The Steampunk Forum at Brass Goggles
October 19, 2021, 11:14:32 pm *
Welcome, Guest. Please login or register.
Did you miss your activation email?

Login with username, password and session length
News: Brassgoggles.co.uk - The Lighter Side Of Steampunk, follow @brasstech for forum technical problems & updates.
 
   Home   Blog Help Rules Login Register  
Pages: [1]   Go Down
  Print  
Author Topic: What would average speeds be for airship/ steamships/ trains?  (Read 4325 times)
Armydillo978
Officer
***
United States United States



WWW
« on: August 24, 2009, 02:11:55 am »

of the 1870 time period?  I had thought a simple google search for airship speeds; steam train speeds; steamship speeds and variants of those would have resulted in  a response; alas, little to no...except for steamships.

I'm working on a print n play game that give players the choice between travel by airships, steam trains, or steam ships from the 1870 time period.  All modes of travel can be within a 10year window from that date.  The travel destinations are between the continent, the US, and the far east.  I would be using generic/average speeds for the game. Any help would be appreciated and get you a byline in the end product.  Smiley

Bill
Logged

----------------------
"Sometimes you roll the dice and come up with craps."
kirinyaga
Gunner
**
France France


« Reply #1 on: August 24, 2009, 01:45:58 pm »

I don't know about the 1860-1880 period but I can tell you about 1930, which may give you an idea of the rate of speeds between transports.

The Hindenburg zeppelin went from Europe to USA in 2.5 days, while the fastest ships did it in 5 days and most common ships in 10 days. Steam trains were about as fast as zeppelins, averaging 120-130 km/h. Only express trains could maintain that speed however, other ones had to stop in a lot of stations.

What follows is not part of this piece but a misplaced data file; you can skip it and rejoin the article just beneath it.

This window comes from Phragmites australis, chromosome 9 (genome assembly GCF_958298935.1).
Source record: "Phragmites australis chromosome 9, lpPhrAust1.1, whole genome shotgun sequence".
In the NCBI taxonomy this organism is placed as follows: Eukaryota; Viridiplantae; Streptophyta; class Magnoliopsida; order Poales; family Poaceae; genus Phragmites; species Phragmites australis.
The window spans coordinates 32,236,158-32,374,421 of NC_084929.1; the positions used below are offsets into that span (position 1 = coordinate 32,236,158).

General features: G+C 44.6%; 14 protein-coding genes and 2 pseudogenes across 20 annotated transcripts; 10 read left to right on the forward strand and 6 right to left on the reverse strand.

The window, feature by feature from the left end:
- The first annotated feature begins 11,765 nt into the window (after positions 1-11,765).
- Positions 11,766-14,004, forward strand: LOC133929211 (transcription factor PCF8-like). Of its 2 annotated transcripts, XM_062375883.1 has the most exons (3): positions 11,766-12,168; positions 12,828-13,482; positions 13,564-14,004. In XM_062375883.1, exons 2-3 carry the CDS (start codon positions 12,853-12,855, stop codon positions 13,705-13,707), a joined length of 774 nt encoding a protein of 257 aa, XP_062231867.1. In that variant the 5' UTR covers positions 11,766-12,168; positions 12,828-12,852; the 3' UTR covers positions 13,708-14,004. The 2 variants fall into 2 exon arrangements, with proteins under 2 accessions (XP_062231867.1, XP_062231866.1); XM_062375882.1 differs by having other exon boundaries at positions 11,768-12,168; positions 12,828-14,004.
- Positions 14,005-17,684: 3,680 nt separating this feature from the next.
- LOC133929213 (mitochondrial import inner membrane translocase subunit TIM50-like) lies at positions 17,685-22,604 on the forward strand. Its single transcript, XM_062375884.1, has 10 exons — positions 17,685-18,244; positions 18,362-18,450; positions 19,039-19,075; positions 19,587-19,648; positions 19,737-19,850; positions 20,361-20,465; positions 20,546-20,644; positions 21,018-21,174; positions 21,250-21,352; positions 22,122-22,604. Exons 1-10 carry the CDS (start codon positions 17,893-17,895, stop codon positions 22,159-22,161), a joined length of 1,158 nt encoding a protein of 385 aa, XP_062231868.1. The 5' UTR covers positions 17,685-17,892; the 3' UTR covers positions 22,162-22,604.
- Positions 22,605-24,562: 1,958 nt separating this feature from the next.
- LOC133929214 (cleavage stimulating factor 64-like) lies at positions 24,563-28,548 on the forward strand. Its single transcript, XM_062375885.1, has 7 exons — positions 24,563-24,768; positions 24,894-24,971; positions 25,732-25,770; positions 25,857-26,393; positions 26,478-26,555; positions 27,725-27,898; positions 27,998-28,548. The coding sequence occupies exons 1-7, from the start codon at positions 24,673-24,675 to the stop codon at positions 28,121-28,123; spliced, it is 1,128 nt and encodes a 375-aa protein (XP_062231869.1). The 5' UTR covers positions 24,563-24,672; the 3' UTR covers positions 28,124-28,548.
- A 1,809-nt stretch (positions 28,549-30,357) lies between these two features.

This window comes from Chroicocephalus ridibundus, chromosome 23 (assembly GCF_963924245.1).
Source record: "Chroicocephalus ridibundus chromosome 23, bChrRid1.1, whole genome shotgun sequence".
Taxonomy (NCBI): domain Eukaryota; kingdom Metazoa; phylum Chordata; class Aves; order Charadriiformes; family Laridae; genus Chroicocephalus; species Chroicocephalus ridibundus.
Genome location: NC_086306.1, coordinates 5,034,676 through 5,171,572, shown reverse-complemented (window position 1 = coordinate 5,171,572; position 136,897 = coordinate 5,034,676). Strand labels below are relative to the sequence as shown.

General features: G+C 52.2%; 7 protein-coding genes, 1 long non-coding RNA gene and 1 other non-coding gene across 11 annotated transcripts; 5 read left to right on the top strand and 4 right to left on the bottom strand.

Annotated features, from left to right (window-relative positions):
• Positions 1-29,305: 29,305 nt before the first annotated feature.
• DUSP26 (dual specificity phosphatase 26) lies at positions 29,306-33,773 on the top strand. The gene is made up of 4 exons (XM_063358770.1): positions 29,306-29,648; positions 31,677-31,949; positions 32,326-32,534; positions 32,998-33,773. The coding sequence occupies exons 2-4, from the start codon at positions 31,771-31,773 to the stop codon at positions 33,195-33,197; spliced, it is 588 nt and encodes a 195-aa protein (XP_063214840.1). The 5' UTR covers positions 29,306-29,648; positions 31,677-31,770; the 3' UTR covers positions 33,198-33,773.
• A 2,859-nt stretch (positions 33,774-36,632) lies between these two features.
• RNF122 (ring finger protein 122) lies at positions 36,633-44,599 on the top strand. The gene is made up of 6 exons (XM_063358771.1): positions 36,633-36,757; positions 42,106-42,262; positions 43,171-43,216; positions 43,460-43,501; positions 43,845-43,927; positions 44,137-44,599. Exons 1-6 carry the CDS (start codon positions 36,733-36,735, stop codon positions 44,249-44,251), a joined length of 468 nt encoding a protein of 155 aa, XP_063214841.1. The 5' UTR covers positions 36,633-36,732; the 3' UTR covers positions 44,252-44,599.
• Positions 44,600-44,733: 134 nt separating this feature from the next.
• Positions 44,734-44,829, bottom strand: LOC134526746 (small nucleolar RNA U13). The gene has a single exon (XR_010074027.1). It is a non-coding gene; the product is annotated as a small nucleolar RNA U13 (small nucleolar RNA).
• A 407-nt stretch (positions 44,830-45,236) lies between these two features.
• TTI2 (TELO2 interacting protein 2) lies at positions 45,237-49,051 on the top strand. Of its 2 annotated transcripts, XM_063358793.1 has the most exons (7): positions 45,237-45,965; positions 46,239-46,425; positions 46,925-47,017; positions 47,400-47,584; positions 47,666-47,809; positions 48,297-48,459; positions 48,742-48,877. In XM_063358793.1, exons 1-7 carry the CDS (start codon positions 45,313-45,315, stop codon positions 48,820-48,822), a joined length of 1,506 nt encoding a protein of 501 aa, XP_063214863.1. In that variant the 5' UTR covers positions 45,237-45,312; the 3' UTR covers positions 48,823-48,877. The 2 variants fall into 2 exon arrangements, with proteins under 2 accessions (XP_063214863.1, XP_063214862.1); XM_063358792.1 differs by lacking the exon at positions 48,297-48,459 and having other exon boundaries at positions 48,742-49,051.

Some modern trains are actually going slower than express steam trains from the beginning of 20th century Wink
Logged
jringling
Time Traveler
****
United States United States


convicted Rogue and Vagabond…long story…


WWW
« Reply #2 on: August 24, 2009, 02:02:56 pm »

For the steam trains, this site offers information about races around your desired time, so the speeds may be alittle faster than the average:
http://mikes.railhistory.railfan.net/r070.html


Given this, if a train leaves the station heading east at 5mph, and an airship leaves Chicago at the same time... Grin
Logged

maltedfalcon
Gunner
**
United States United States


« Reply #3 on: August 24, 2009, 07:25:36 pm »

The Goodyear blimp flat out runs about 35 mph...
now if that is into a headwind of 10 mph the top speed would be 25mph
a headwind of 20mph (A- they dont fly, and B - the would scream along into the wind at 15mph)
now with the wind... add 35mph to any tail wind to get the max speed.

The same was true of larger airships but 75-80mph was around top speed for most.
Logged
James Harrison
Immortal
**
England England


Bachelor of the Arts; Master of the Sciences


« Reply #4 on: August 24, 2009, 07:59:35 pm »

Steamships- the fastest steamers on the Atlantic could make 15-16 knots in the 1870s.   See here for average speeds of all Blue Riband winners. 
Trains- to run the 400-miles or so between London and Edinburgh/Glasgow generally took 8 hours on the fastest trains, but this includes (on the East Coast line) half an hour's stop in York and (on the West Coast) locomotive changes at either Stafford or Crewe.  So say 55-60 mph. 
Airships- according to wikipedia (and therefore taken with a potentially lethal dose of salt) the French airship La France was capable of about 3 metres per second in optimum conditions.  Count Zeppelin's first effort was capable of about 6 metres per second. 
   
Logged

Persons intending to travel by open carriage should select a seat with their backs to the engine, by which means they will avoid the ashes emitted therefrom, that in travelling generally, but particularly through the tunnels, prove a great annoyance; the carriage farthest from the engine will in consequence be found the most desirable.
Armydillo978
Officer
***
United States United States



WWW
« Reply #5 on: August 25, 2009, 12:38:21 am »

So, if the distance from New York to London is about 3,400 miles, than a speed of 15 knot (about 17mph) would take a trip time of about 8-9 days depending on ocean conditions.  Sorry, not a math whiz here.  Smiley

Thanks for the info guys...this helps out alot.
« Last Edit: August 25, 2009, 12:43:49 am by Armydillo978 » Logged
Pages: [1]   Go Up
  Print  
 
Jump to:  

Powered by MySQL Powered by PHP Powered by SMF 1.1.20 | SMF © 2013, Simple Machines Valid XHTML 1.0! Valid CSS!
Page created in 0.113 seconds with 16 queries.